Free Case Review


       
       
       
                    What Happened:
     
                   * Required Fields
captcha
   
                   Strictly Confidential
 
Free Lemon Law Book

Avoid the 5 Deadly Mistakes that will Kill Your Case, click icon below:

Free book


Beware of Top Auto Dealer Sales Tricks


March 26, 2009

Many Auto dealers employ unfair and deceptive practices in order to persuade you during the negotiating process to purchase a vehicle from them. While it would be nearly impossible to list all of the tricks employed in new and used car sales, the following tips will help give you a better understanding of some of the most prevalent tricks certain dealers are using.

Hidden Damage / Title Washing
Every year vehicles which have been totaled in an accident and thereafter rebuilt are sold as if they had not sustained any damage.  Consumer advocacy groups have stated that as many as twelve percent (12%) of used vehicles sold have hidden defects that could lead to major problems.  

Vehicle’s that have had evidence of flood, fire or accidental damage so severe as to be reported to an insurance company have their title’s branded as such in many states. Sometimes the title is “re-branded” and then resold to an unsuspecting consumer. Many dishonest dealers will deny knowledge of the vehicle’s history, despite the availability of vehicle history reports.  Be wary, many states require title branding, however, in those that don’t, a vehicle’s prior history can be wiped clean of any negative marks against it.

In addition, new vehicles can be damaged as well, either in a mishap on the lot, or even in transport to the dealership. Although some states have specific statutes requiring disclosure of damage, it normally has many loopholes, even if it is being followed at all.

Laundered Lemons
When a manufacturer repurchases a lemon car or truck from a consumer, the vehicle often ends up sold through dealerships and back on the road. The vehicle becomes a laundered lemon when an unsuspecting consumer purchases one of these vehicles and the dealership fails to inform them that it had been repurchased under the Lemon Law. Most states require that the manufacturer, through their dealers, inform buyers that the vehicle has a repurchase history and offer a limited warranty.

Sometimes the title is “re-branded” and then resold to an unsuspecting consumer or no disclosure is given at all. Many dishonest dealers will deny knowledge of the vehicle’s history, despite the availability of vehicle history reports.

Odometer Fraud
An old trick is to “rollback” a vehicle’s odometer to hide its true mileage and make the vehicle more appealing to a would-be buyer. Odometer fraud is illegal on the federal, as well as the state level. 

Sale of Rental Vehicles (and other heavily used vehicles)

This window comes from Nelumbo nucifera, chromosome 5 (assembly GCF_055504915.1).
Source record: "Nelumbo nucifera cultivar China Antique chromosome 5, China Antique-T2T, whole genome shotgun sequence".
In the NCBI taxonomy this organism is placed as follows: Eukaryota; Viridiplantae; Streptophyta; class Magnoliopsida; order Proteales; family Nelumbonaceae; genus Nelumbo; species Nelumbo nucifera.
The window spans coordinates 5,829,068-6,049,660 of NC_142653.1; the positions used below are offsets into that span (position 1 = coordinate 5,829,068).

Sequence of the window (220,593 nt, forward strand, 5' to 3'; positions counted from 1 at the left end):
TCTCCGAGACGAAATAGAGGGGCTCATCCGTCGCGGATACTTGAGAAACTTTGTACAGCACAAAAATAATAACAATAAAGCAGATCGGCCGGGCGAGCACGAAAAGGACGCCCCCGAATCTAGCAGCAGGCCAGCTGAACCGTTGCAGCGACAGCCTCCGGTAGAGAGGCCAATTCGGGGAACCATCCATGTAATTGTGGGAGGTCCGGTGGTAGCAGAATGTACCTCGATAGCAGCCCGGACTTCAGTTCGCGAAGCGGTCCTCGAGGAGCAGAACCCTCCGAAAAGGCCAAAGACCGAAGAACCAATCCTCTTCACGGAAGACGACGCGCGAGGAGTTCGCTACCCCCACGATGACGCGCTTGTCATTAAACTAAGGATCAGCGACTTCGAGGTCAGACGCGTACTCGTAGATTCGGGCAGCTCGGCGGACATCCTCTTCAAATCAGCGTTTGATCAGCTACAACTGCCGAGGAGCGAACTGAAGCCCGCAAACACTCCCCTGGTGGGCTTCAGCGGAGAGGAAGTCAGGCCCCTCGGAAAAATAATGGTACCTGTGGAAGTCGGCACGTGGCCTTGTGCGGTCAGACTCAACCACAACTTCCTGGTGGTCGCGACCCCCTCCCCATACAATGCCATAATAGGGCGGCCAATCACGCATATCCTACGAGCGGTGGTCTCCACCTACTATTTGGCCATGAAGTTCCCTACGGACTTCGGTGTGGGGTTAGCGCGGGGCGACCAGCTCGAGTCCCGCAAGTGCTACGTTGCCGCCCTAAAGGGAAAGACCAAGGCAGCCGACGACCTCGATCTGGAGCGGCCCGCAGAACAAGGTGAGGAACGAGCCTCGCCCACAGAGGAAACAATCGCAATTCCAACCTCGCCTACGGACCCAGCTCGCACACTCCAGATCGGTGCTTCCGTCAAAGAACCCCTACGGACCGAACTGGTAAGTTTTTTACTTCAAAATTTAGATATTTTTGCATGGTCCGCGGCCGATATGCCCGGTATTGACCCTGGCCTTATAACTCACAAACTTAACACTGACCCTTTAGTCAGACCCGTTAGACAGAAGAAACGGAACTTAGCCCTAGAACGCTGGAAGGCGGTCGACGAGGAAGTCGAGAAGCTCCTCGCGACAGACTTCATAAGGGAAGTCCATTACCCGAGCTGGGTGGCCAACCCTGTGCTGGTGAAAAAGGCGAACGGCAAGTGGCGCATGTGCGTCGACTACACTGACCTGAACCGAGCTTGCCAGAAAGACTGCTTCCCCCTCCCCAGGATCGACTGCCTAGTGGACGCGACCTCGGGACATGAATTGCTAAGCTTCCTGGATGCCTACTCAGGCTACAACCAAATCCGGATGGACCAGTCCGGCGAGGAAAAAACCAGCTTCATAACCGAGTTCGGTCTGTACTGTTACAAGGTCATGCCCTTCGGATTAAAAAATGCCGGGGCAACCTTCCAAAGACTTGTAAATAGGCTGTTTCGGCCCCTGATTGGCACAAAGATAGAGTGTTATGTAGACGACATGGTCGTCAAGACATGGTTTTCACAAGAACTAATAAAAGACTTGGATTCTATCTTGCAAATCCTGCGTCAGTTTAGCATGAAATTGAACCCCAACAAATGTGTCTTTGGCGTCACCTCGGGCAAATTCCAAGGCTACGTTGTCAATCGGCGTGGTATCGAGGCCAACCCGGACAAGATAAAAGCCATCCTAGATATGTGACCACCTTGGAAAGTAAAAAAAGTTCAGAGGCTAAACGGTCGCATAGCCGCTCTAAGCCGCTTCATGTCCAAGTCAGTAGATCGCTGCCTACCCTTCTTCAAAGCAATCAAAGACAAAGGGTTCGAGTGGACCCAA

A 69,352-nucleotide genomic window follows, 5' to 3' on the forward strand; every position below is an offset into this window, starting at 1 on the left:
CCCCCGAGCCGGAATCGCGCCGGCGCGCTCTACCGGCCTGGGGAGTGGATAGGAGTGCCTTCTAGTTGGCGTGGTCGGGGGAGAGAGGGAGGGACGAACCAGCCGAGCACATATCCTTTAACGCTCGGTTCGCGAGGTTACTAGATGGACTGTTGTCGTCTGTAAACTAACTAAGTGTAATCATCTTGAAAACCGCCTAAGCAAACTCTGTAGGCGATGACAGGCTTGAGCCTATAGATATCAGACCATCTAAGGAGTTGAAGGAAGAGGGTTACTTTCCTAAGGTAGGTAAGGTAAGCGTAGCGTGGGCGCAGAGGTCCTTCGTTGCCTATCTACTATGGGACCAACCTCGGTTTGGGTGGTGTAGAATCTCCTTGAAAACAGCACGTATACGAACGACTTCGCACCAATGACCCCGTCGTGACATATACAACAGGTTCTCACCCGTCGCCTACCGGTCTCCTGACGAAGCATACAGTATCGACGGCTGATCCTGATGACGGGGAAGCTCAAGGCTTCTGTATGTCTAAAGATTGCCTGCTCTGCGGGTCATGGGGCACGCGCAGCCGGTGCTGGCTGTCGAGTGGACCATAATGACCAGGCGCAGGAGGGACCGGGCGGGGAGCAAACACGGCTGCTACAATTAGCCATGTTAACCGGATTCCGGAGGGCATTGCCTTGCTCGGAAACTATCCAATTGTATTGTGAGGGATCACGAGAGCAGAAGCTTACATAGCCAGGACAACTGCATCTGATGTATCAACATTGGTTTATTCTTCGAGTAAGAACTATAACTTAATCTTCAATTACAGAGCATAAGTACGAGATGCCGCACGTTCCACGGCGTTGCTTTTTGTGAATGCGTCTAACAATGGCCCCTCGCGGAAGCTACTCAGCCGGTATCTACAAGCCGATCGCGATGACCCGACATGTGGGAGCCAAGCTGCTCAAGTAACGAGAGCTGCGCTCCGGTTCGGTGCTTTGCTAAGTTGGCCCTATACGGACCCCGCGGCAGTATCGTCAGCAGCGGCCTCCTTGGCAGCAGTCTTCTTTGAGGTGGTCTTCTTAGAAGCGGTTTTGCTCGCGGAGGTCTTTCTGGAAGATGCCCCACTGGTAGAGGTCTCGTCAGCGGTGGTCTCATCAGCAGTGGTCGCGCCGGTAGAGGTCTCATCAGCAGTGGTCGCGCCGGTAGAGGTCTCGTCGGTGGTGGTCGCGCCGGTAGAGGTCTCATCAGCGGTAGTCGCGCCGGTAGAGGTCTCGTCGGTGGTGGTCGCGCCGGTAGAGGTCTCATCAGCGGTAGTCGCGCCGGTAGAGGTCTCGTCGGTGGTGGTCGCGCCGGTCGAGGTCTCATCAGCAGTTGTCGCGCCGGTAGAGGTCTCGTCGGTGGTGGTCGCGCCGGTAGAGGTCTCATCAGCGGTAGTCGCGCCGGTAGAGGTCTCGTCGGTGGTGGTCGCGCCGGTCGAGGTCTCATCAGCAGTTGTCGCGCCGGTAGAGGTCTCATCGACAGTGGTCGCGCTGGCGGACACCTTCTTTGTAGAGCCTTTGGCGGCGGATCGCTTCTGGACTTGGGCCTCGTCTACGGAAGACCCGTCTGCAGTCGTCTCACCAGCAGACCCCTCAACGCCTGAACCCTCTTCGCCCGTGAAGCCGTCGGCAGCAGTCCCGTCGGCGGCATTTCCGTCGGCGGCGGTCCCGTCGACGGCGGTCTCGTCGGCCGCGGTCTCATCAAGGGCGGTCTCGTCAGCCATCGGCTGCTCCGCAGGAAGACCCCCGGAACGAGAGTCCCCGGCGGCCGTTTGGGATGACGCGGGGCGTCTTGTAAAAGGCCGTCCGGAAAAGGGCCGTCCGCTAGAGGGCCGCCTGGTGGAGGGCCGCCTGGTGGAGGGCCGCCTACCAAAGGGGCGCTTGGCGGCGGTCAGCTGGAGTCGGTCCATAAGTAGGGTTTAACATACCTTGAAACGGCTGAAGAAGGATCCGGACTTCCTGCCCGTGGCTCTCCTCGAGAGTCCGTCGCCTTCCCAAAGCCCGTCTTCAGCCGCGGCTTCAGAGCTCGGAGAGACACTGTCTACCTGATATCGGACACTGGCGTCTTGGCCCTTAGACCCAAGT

Rental car companies regularly turn over their vehicles prior to the warranty expiring and sell them at various auto auctions.  Dishonest dealers buy these vehicles and resell them on their used car lots without disclosing their prior rental car history.  Most people do not want a prior rental car due to the abuse it’s been put through or would only purchase one at a substantial discount. Other types of unwanted vehicles could be police cars, demos, taxis, etc.
 
Spot Delivery/Yo-Yo Sales
A spot delivery or yo-yo sale occurs when the dealer places a consumer in a vehicle on the spot before securing financing or pretending to have secured financing.  The consumer is told that everything is complete and drives the vehicle home to show off to friends and family.  Once the consumer is “attached” to their new car, the dealer calls to tell them the lender has refused financing at the price they were expecting.  Usually the price is now more than they had agreed to and sometimes the trade-in vehicle has already been “sold.” 

This unethical practice can provide thousands of dollars of unearned gain to the dealership.  To avoid this, ensure that your trade in is not sold until the financial institution has approved your loan!

How to Avoid these Problems
Despite the existence of these fraudulent practices, a knowledgeable consumer can protect themselves from falling victim to these scams.  It is good practice to have any used vehicle inspected by an independent mechanic not associated with the dealership prior to purchase to receive an honest evaluation of the vehicle. You can also use Carfax or do a title search to help ensure your vehicle does not have one of the above problems.

If the unfortunate situation should arise that you are stuck driving a Lemon, don’t go it alone. With thousands of successful Lemon cases handled to date, Kahn & Associates experienced lemon law attorneys can accurately assess your case and give you the satisfaction you deserve.

You may be entitled to your money back or to a new vehicle, and we are here to assist you.  Call us at 1-888-536-6671 or go online for a Free Case Review.

 

 


Speak to a Lawyer Now!